This article examines the book The Fuzzy and the Techie in light of the increasing use of Artificial Intelligence. (Note – one of the articles I mentioned elsewhere includes some comments on the same book). Below are several highlights from this article:
Are Liberal Arts Majors Really in Technical Companies?
It is great to talk about how liberal arts are important in the technology world, but are there real world examples of business leaders with non-technical majors directing major technical companies? Yes, including the YouTube CEO (History Literature), Salesforce co-founder (English), PayPal co-founder (philosophy and law), Hewlett Packard former CEO (Medieval History), Pinterest founder (Political science), & the founder of LinkedIn (philosophy). While these are high visibility examples, it is safe to deduce from their success, at the highest levels, that liberal arts majors are scattered throughout various technical companies.
Related quote from the book’s author: “Studies show that there is a skills gap on the order of a million jobs, and we need more people with STEM skills. But what I’m also arguing is that to focus so narrowly on vocational application we lose sight of the needs for passion, complex thinking, and creativity. These are the truly durable skills, not whether you can code in Ruby this year or Go next year. Tech is moving literally at the speed of light, so how do you prepare? Our education system should focus on helping kids find passion and learn to love learning, because the system, as a whole, will never keep pace with the needs of industry.”
New Job Categories Created by Artificial Intelligence
When considering new jobs that will arise from the use of AI, they were classified into three major categories:
- Trainers – teaching AI systems how to perform (essentially building in empathy)
- Explainers – bridging the gap between the technical knowledge and the customer and/or consumer
- Sustainers – making sure it all works as intended (applying it to human needs/wants)
Related quote from the book’s author: “In the short-run, there’s going to be more intelligence automation (IA) than true artificial intelligence (AI). Our jobs are comprised of many tasks. Those tasks that are routine, or repeatable, can be scripted, and better done by a machine. Those tasks that are non-routine, or highly variable, or require creativity or empathy, will be human-led. Those tasks require complex problem solving and flexibility, and the way we prepare for those tasks is through broad-based Liberal Arts education with an emphasis also on technical literacy.”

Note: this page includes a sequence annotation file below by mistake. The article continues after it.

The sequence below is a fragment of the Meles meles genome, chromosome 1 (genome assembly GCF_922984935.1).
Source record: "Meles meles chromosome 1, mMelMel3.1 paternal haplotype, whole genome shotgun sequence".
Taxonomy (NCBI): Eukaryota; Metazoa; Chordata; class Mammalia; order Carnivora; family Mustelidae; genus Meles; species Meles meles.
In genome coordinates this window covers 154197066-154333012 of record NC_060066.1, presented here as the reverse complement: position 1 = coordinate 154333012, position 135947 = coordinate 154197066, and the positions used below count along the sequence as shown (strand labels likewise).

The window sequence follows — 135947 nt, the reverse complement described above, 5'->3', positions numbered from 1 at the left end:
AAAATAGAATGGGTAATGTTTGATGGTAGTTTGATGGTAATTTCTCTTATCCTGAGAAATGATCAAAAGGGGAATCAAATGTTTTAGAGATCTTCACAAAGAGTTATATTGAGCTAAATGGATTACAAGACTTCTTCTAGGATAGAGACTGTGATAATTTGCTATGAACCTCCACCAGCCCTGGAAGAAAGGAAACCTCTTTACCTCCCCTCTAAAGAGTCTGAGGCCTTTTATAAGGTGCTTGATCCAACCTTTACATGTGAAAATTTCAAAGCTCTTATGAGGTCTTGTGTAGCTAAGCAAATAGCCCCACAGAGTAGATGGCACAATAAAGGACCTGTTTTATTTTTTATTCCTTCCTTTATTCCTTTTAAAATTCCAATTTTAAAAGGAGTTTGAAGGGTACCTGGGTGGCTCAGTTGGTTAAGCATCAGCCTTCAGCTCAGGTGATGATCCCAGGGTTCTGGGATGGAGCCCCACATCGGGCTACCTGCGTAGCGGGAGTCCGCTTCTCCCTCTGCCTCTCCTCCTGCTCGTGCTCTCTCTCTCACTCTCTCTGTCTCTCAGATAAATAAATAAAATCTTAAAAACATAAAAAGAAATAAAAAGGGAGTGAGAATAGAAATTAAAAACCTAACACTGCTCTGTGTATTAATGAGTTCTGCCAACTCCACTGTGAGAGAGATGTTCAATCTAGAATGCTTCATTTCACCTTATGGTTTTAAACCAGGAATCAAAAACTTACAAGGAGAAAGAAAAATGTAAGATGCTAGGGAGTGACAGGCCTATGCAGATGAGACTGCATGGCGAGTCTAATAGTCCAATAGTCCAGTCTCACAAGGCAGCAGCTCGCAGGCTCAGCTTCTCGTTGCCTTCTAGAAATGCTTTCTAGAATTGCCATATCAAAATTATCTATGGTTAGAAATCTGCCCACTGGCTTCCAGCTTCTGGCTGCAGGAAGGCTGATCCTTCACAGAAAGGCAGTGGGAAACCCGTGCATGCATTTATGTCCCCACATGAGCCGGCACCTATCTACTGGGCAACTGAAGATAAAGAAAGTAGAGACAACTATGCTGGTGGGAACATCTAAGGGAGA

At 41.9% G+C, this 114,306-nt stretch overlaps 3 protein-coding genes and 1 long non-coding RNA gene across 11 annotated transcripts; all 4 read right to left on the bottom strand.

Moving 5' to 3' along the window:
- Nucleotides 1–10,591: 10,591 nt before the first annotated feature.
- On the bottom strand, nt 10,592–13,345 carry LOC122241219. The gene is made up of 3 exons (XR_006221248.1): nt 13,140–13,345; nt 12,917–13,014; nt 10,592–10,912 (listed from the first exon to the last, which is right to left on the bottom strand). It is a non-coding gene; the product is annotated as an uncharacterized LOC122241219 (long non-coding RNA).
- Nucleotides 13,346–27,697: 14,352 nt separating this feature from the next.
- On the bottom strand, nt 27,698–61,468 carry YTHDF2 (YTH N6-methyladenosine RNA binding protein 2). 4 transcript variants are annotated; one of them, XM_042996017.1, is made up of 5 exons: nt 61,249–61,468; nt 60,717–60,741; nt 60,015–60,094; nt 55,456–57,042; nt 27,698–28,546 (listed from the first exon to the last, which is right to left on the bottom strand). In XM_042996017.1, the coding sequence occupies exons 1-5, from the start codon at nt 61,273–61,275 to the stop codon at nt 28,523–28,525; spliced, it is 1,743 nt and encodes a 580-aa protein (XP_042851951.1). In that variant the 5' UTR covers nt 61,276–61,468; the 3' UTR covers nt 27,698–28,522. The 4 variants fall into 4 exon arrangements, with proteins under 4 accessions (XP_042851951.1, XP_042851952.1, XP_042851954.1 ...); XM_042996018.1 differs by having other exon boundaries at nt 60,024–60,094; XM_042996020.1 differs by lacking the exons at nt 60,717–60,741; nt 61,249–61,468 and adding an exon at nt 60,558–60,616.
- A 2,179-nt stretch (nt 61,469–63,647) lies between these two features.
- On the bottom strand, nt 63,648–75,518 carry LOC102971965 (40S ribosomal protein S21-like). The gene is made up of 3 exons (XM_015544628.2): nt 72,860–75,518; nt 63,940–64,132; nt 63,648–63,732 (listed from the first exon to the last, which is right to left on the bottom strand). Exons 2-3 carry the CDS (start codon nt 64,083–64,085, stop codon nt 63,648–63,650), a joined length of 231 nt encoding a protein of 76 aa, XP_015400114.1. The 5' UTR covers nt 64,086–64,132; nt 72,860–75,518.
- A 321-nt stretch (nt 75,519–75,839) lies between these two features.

Takeaways from an Interview with Hartley
An increasing reliance on innovation requires storytelling, creativity, and empathy – features that a liberal arts background emphasizes.
Education is a passport, not a plane ticket. It is not about getting from point A to point B but is instead about the journey and what you pick up along the way. As Hartley says, “It’s about how can you bring together both the human and the technical. Value inheres in this intersection. If you love math and science, then I’d ask, how can you supplement that with humanism? If you’re into arts and humanities, how can you engage with the newest technology tools as well?” This quote aligns to our innovative classical approach to learning – we want students to possess a plethora of skills, from the sciences to the humanities.
Lower School Head